One of the most important things you should know about China employment law is that employees have many rights that they cannot contract away. For an example of this, see China Employers: Pay Your Employees on Time to Avoid Lawsuits and Penalties. China employee working hours is another good example of this.
As I have written previously, most China employees can only work under China’s “standard working hours system,” and in most places in China, that means a 40-hour work week — 8 hours a day and 5 days a week. Many foreign employers dislike this system because it means any work done outside standard working hours is overtime and must be paid accordingly. China’s laws recognize this standard system is not practical for certain positions and for certain industries and it allows for two major exceptions, with one being the flexible working hours system. This system is somewhat similar to the salaried employee system in the United States in that it allows employees to work flexible hours without overtime.
China’s flexible hours system sounds good to foreign company employers, but they so often mess it up that it sometimes seems most would be better off were it not to exist at all. To get one or more of your employees in under the flexible working hours system, you must secure prior government approval and this can be a painful and frustrating process, even for those of us who do it all the time. The requirements for getting an employee under the flexible hours system (like pretty much everything else employee related in China) are localized and can change without notice. The local government decision on whether to grant a flexible hours exception rests with local employment officers and they have plenty of discretion and their interpretations of the law can vary. Making things worse, an approval is usually valid for only one year so you need to renew it every year, and the renewal process can be just as arduous as the initial application. Once any of our China employment lawyers gets an approval, we are always certain to send that same lawyer back for any subsequent approvals, figuring that we are not going to mess with what works.
Because of these difficulties, we are starting to see China employers come up with “creative” ways to get around this problem. For example, instead of seeking government approval before they designate the employees to work flexible hours or securing approvals for renewals when the validity periods are expiring, they enter into a “well-written” Chinese-language agreement with the employee that specifically states the employee will work flexible hours and any overtime pay will be dealt with accordingly. Bad idea. The validity of these sorts of agreements has been tested by China’s courts, and the employers have lost nearly every time. In a recent case in Fujian Province, an employer argued that the local law requiring prior government approval for a flexible hours system is not mandatory and because the employer and his employees had agreed to such a system of their own free will, their agreement did not violate any mandatory laws and should be respected. No surprise to anyone who knows China’s employment laws, but the court did not side with the employer and it instead ordered it to pay all overtime, plus penalties.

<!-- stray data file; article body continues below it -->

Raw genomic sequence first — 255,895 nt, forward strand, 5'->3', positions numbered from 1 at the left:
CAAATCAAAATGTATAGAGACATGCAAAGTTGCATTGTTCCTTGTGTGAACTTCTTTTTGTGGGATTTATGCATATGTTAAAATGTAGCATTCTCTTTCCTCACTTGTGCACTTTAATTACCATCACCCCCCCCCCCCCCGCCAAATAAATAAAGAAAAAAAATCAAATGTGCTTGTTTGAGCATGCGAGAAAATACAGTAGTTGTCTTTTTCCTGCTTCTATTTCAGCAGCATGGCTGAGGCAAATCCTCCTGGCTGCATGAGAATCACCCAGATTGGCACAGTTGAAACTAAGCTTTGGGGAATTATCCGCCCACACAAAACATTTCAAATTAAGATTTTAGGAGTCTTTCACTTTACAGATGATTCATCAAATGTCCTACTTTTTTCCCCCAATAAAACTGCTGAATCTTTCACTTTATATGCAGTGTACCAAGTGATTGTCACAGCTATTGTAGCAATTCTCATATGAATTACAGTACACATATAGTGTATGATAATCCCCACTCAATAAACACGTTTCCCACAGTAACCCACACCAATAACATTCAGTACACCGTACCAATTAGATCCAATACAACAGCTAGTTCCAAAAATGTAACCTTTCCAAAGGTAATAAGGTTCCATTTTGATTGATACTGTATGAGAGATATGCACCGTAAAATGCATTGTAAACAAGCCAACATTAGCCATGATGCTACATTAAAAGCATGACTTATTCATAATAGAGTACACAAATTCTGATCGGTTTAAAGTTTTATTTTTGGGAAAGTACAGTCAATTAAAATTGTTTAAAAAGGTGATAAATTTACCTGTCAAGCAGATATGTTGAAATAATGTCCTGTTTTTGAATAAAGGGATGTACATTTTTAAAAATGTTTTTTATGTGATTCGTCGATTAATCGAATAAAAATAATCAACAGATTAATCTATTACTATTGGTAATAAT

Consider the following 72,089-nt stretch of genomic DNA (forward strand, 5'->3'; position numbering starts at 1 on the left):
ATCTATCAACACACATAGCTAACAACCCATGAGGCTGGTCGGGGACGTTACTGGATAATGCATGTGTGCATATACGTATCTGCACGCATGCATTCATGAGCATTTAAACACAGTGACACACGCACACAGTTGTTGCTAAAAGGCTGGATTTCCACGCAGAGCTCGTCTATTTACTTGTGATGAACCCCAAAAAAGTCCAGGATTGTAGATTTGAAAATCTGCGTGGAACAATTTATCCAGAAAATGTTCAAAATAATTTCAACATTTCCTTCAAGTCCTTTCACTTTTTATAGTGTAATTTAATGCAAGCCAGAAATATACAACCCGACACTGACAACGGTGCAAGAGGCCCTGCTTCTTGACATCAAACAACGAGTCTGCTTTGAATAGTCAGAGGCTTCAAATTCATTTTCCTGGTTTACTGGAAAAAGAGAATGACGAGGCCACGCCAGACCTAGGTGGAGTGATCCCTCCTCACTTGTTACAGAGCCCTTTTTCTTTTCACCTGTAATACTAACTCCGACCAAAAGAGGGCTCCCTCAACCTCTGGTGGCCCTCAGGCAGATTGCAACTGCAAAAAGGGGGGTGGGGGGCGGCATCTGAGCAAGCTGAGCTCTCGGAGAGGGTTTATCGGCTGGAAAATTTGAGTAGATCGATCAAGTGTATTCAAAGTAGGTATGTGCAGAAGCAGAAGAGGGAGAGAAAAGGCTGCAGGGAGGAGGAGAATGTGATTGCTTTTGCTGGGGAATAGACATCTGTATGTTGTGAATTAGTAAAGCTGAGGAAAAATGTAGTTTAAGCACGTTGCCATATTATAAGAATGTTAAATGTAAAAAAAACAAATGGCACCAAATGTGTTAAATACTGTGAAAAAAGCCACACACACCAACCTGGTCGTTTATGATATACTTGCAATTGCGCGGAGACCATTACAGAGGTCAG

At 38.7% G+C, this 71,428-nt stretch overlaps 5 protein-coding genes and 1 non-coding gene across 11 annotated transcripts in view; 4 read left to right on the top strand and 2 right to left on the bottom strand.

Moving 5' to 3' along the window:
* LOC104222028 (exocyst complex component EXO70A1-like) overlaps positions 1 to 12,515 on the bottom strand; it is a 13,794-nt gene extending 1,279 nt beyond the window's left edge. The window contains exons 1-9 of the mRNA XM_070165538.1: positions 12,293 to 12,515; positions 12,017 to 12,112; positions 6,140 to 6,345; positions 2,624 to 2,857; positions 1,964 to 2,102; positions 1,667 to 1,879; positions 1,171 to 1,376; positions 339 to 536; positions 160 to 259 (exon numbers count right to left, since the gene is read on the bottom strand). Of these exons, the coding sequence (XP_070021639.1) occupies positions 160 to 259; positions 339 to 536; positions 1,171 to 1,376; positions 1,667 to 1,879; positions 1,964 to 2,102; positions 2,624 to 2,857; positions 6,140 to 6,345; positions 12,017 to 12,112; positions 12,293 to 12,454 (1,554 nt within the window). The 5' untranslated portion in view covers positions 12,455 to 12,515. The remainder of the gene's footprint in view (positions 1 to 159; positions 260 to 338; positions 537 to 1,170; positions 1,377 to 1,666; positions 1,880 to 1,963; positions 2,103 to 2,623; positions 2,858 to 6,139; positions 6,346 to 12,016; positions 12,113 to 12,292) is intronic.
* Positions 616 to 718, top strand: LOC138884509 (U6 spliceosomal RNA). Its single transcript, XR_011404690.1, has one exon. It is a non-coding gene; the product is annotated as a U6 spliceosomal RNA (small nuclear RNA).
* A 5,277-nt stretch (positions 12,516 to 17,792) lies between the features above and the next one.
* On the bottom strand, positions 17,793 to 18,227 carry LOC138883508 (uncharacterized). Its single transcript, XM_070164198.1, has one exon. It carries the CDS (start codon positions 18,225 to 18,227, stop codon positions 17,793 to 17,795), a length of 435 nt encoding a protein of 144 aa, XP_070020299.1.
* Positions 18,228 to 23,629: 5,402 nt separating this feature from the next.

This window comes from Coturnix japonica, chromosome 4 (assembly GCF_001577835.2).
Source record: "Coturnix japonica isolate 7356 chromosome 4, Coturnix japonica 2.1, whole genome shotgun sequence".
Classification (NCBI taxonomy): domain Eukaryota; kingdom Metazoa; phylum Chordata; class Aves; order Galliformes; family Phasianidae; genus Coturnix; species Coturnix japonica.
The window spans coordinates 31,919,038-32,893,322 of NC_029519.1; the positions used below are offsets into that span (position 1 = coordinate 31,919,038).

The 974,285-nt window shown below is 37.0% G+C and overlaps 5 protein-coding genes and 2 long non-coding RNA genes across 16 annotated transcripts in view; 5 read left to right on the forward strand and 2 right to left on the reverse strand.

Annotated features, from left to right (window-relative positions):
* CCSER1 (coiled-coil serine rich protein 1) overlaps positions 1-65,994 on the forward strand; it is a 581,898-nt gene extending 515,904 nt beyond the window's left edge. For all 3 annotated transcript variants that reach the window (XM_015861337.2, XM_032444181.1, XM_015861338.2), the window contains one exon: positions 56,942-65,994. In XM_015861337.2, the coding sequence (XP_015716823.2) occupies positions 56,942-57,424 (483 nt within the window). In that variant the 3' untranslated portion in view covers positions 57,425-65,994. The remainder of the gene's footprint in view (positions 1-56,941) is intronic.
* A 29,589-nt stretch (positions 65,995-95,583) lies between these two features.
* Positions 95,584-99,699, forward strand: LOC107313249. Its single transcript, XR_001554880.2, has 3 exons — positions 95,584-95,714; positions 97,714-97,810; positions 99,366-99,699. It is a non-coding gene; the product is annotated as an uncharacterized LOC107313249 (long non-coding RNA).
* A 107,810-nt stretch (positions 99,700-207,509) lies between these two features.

There are actually a few very limited circumstances under which employers do not need prior government approval before they can make an employee work flexible hours, but those exceptions vary by locale and they can change without notice as well. On top of this, we are aware of situations where the law says government approval is not required for certain positions but the local labor authorities nonetheless still mandate prior approval. Your outcome will ultimately come down to your locale, but our advice to clients is never to institute a flexible hours program without first getting sign off from the relevant authorities. Failing to do so can lead to lawsuits and penalties.
Even if you do everything right in securing relevant government approval, you also must then follow all the requirements of a flexible hours system and these too can be complicated and local. For example, in a case in Tianjin, an employer that obtained government approval to have an employee work under the flexible working hours system lost a lawsuit to an employee who worked 8 hours a day, 6 days a week for years without overtime. The court ruled that even though the employer had secured government approval for the employee to work flexible hours, because the employer made the employee report her attendance and work overtime as though she were still on a standard hours system, the laws on standard working hours must apply and the employer must pay this employee overtime pay for all past overtime work.
When it comes to China employment laws, you really need to get clear on what can be contracted away, and what cannot.
Towards that end, it is with great pride that I announce the recent publication of my book on China’s employment law, entitled, The China Employment Law Guide: What You Need to Know to Protect Your Company. The Kindle edition is already out and the softcover version will soon follow. I wrote this book intending it to be a quick and easy off the shelf reference for companies with employees in China. Please check it out and let me know what you think.